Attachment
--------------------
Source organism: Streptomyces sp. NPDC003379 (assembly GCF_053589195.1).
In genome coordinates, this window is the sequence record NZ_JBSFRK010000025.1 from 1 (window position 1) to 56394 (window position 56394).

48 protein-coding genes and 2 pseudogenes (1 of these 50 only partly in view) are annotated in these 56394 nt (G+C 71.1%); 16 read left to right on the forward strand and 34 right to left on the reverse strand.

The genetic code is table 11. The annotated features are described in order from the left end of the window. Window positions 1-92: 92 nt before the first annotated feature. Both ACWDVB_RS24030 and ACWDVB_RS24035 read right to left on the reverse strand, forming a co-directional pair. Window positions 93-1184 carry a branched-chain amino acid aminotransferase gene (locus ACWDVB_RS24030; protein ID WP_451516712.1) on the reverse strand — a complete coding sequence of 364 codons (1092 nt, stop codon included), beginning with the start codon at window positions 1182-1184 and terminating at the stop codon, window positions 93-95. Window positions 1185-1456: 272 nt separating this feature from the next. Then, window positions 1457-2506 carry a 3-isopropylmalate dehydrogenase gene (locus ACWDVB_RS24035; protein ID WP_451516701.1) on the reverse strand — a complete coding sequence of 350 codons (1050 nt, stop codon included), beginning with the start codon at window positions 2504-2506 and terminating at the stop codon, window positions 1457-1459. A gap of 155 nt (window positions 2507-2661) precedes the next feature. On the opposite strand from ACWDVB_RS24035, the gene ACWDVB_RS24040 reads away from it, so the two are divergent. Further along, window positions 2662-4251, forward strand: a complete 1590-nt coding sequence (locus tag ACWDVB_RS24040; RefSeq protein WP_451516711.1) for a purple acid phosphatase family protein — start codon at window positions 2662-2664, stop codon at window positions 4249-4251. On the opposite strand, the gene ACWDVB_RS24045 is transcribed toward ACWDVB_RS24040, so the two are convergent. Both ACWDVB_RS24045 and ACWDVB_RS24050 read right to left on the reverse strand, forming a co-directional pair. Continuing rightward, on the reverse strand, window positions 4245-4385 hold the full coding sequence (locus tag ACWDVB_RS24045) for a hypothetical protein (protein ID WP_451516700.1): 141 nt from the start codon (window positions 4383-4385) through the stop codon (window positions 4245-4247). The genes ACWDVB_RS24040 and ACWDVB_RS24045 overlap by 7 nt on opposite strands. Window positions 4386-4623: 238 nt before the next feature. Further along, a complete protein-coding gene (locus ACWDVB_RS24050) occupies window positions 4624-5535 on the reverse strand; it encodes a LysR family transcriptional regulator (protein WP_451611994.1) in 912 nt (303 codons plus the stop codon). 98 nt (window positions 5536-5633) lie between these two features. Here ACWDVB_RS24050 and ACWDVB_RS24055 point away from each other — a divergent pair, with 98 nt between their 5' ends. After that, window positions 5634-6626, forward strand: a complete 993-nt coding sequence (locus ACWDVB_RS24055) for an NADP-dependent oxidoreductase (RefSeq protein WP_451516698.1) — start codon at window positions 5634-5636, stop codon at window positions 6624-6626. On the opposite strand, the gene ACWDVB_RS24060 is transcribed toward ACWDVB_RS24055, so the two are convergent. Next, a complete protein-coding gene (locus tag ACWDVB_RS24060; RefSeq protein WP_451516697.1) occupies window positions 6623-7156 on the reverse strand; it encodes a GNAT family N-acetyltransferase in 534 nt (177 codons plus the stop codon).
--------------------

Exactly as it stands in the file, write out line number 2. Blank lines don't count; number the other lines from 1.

In genome coordinates, this window is the sequence record NZ_JBSFRK010000025.1 from 1 (window position 1) to 56394 (window position 56394).